Jefferson might have seen other miseries with his own eyes. From the wharves, grim coffles of chained Africans were marched by the traders into the interior and offered for sale to planters and speculators who were vying for land and labor in a mad scramble of “grab, grab, grab,” a triplet written by the old-line historian Douglas Southall Freeman, a Virginian not known for his radical views.

When Jefferson courted the beautiful Martha Wayles, he spent evenings by the fire with her father, old John, who undoubtedly talked business with the young suitor, discoursing on slaves and the peaks and valleys in the market for them. The incoming tide of slaves washed up against the steps of the county courthouses. Every late summer and fall the lawyers and magistrates had their routine of land transactions and debt collections interrupted when overseers herded gangs of newly delivered African children into the courthouses for the magistrates to scrutinize, their task being to assign each child an age. When children reached sixteen, they became taxable, so the planters had an interest in low estimates. Entered on the rolls of “tithables,” the children got new names provided by the master—Bobb, Mary, Phil, Cupid, Monkey. By one estimate, about a sixth of every slave-ship cargo consisted of children.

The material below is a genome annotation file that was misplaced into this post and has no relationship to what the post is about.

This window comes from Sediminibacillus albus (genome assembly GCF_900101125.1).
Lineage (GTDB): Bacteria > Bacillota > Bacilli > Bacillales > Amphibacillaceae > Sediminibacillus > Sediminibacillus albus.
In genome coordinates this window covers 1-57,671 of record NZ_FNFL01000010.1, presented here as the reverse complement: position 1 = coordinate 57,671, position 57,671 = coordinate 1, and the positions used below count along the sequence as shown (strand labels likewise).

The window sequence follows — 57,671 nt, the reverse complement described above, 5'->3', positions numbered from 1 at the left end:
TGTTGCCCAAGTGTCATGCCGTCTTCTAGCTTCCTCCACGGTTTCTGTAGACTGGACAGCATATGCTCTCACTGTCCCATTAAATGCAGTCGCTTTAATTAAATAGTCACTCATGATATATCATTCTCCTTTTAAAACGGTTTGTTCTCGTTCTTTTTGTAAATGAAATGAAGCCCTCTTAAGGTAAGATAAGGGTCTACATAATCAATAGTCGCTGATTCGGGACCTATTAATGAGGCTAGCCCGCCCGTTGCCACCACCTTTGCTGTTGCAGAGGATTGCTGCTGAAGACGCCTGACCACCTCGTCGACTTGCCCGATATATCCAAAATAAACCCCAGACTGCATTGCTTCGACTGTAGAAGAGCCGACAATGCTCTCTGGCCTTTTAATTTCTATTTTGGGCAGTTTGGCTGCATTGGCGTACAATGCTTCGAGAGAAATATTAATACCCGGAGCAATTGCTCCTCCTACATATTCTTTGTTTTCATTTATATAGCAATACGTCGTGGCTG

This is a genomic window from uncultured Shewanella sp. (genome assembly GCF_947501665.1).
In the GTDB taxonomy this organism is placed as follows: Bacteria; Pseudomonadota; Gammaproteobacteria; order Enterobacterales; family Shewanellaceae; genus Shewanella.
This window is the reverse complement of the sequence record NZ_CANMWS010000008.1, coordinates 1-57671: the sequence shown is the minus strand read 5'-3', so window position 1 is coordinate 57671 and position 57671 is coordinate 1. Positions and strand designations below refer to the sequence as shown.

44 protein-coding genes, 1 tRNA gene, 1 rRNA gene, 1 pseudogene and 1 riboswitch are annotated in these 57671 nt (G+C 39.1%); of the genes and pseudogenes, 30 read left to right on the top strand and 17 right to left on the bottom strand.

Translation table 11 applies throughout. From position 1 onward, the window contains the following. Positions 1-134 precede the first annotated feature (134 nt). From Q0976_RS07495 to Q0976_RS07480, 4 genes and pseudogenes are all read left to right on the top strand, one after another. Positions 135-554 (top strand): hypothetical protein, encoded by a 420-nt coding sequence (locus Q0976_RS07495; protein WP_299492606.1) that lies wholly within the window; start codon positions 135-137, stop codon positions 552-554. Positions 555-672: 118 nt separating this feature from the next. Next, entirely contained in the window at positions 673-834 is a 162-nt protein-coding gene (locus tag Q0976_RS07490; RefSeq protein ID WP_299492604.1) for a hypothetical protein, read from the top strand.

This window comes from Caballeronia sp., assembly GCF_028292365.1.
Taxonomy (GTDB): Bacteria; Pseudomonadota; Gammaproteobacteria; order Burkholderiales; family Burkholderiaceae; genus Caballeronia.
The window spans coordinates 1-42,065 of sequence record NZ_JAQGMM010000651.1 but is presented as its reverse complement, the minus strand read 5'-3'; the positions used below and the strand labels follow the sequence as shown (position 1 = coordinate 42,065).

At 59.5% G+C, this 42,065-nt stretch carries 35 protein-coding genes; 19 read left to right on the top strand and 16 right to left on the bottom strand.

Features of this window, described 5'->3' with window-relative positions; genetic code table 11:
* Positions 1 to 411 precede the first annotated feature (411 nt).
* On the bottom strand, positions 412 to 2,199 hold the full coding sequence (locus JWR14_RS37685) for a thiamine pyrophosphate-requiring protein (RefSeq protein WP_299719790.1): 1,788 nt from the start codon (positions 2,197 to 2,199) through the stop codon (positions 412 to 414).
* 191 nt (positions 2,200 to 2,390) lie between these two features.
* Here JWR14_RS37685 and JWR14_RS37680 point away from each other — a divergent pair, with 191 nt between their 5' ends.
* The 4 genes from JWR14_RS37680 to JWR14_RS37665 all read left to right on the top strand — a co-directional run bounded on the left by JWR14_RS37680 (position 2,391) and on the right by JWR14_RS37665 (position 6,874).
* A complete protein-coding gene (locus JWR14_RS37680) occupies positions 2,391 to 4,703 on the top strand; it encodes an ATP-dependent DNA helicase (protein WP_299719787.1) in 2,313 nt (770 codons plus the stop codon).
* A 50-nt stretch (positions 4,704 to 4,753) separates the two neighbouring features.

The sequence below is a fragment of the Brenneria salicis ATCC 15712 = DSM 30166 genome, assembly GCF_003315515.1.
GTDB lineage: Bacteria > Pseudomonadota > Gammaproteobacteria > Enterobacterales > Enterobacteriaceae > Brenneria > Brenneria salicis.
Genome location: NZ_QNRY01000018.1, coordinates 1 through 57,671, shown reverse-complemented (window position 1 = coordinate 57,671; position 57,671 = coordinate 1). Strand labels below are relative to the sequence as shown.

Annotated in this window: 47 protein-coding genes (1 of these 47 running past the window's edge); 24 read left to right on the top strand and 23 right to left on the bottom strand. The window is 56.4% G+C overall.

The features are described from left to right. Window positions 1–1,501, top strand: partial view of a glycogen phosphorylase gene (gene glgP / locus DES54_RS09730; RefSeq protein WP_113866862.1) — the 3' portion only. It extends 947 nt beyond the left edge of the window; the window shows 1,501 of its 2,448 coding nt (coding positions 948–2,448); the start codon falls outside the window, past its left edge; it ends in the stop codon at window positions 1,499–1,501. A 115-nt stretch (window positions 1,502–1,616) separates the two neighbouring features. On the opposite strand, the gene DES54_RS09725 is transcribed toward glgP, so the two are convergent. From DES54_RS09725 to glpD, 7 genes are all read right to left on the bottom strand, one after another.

They were Africans but they were human beings—Jefferson said so. He stood aghast at “this execrable commerce…this assemblage of horrors,” a “cruel war against human nature itself, violating its most sacred rights of life & liberties,” as he wrote in the deleted part of the Declaration of Independence.